Because "true stories" win more Awards, the Academy would appear to associate "truth" as critically valuable. Just look at Fargo (1996), which claims to be based on true events, but isn't. Meanwhile, movies like Inglorious Basterds (2009) that nakedly present the past as a fictional alternative generally don't favor as well (one win: Best Supporting Actor). Neither do those that present their contents as having never been, in terms of events, places or people. Think of Star Wars' immortal line, "A long time ago in a galaxy far, far away...."

Movies like The Terminator (1984) have even more fun with the idea, presenting the future as a nightmare. It's the only thing that exists for its people; there is no past because "most of the records were lost in the war." For us, that hellish future is absurd, impossible. For its hero Kyle Reese, it's all he knows. To complicate matters, when placed in ours, he finds himself in an equally impossible setting. This kind of cognitive displacement almost never translates to Best Picture or Director—the Academy's highest honors. People need something to be "real," even if it is not.

All this being said, fantastical movies can win; and the handing of seemingly-pointless Awards to to my favorite genres is by no means a bad thing. If it does happen, great, I guess—but it almost never does. Even if it does, I would see it no more than a cherry on a cake. If we went only by winning awards, the theatrical cut of Return of the King (2003) would be the best; it won more Awards than Fellowship of the Ring (2001) and won Best Picture or Director. That makes sense right?

Except, that's not how things work.

Oddly enough, I actually prefer Fellowship's theatrical cut to Return's, even though I never watch it. This is because I never watch any of the theatrical cuts, except with Return, even though it isn't the best one (according to me). Return's extended director's cut feels a little bloated, whereas Fellowship's doesn't. Meanwhile, The Two Towers (2002) has the worst theatrical cut of the three, but arguably the best director's cut; it's almost a completely different movie. Both it and Fellowship benefit greatly from their additional material, and I watch their extended versions. Return's is the only theatrical cut I still watch, nowadays.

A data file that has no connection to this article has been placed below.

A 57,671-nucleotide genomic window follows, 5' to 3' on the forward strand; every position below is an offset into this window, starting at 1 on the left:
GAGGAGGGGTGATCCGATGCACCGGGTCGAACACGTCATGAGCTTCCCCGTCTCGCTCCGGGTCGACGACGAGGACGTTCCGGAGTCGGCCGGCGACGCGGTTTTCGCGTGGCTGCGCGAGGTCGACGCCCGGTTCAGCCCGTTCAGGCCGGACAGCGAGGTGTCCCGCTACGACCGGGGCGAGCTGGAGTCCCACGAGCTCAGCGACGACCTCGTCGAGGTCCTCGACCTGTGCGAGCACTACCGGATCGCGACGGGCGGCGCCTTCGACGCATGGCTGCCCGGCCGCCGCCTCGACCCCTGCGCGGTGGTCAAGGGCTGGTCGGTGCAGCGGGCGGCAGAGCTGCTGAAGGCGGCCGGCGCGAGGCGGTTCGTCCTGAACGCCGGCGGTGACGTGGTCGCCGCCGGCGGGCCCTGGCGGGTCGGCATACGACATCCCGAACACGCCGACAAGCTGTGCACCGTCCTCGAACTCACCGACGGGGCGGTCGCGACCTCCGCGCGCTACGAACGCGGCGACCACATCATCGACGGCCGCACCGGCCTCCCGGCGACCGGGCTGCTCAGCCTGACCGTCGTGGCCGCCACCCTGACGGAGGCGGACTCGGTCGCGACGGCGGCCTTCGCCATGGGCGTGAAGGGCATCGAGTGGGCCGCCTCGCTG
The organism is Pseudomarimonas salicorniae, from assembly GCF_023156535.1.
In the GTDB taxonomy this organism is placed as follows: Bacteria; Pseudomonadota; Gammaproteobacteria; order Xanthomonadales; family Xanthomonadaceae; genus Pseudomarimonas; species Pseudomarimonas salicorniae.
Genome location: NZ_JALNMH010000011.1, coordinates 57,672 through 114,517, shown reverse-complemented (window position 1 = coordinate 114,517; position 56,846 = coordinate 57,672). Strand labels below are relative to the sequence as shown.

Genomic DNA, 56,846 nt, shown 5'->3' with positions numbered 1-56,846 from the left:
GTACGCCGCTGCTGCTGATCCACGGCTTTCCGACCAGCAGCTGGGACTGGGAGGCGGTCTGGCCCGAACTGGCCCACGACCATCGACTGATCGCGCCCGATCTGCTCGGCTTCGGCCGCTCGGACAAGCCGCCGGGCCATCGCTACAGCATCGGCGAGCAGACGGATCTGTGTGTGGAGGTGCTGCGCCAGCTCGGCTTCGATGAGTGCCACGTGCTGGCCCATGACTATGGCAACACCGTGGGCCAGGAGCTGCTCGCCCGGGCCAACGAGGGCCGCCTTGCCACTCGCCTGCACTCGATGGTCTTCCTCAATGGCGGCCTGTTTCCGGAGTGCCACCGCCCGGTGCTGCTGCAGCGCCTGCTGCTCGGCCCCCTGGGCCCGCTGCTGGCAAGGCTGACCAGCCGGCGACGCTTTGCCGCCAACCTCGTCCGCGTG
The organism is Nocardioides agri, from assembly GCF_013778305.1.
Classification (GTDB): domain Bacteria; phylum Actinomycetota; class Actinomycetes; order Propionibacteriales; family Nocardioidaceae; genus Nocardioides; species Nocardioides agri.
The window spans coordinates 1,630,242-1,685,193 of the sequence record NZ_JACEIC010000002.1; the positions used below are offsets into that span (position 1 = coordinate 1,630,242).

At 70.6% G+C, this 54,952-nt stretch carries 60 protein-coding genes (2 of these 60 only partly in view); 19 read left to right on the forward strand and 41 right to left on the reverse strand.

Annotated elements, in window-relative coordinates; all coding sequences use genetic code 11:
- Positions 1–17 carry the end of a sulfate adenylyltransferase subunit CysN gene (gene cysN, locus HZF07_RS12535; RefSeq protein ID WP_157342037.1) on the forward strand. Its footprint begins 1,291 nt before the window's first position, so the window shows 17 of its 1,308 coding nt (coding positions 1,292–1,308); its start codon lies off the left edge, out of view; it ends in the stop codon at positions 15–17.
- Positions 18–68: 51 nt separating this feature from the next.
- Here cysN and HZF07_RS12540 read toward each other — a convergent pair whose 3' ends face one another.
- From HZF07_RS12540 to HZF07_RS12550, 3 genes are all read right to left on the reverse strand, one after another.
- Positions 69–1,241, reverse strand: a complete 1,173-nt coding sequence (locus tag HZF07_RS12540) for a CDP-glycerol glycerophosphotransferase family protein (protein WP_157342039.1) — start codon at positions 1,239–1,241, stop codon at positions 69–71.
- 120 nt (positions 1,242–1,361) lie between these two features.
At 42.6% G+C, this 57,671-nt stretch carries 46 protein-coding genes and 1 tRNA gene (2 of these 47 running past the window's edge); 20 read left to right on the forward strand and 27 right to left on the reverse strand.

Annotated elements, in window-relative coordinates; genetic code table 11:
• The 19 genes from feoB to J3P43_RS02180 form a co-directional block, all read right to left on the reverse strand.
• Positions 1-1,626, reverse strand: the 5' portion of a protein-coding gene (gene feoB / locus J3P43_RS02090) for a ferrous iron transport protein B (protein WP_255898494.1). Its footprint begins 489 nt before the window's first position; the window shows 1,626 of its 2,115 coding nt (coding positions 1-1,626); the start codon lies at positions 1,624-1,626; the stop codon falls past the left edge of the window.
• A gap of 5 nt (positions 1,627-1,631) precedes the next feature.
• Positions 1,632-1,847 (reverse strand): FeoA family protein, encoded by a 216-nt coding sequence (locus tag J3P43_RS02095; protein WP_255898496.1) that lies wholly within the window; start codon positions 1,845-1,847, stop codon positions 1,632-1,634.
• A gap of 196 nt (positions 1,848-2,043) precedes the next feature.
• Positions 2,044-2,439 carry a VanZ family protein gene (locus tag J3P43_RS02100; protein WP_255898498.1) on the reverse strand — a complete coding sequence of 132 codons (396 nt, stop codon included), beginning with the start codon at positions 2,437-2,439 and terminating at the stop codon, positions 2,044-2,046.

What's important to remember, here, is the Academy doesn't award director's cuts. Therefore, it's not so simple as winning awards, because said awards translate poorly across formats, and their respective cuts. Blade Runner (1982) won no Awards (and was only nominated for two) but even if it won all of them, it also has seven different versions! So not only is the Oscar the cherry on the cake; it is also a cherry meant for only one cake, not its slightly- or greatly-varying copies.

These variations can be small and meaningless, or they can change the overall feel of the movie. Case in point, watch Once Upon a Time in America (1984). The original, planned cut was massive, clocking in at 269 minutes; the theatrical version was only 139 minutes(!). Nowadays you can actually buy the extended director's cut, but back when the movie was in theaters, the abysmal theatrical cut was the only one the Academy would even consider. Had it won Best Picture, it'd have been given to the worst cut of what is actually a great movie.

So why care about the cherry at all? I'll write about that, in part three.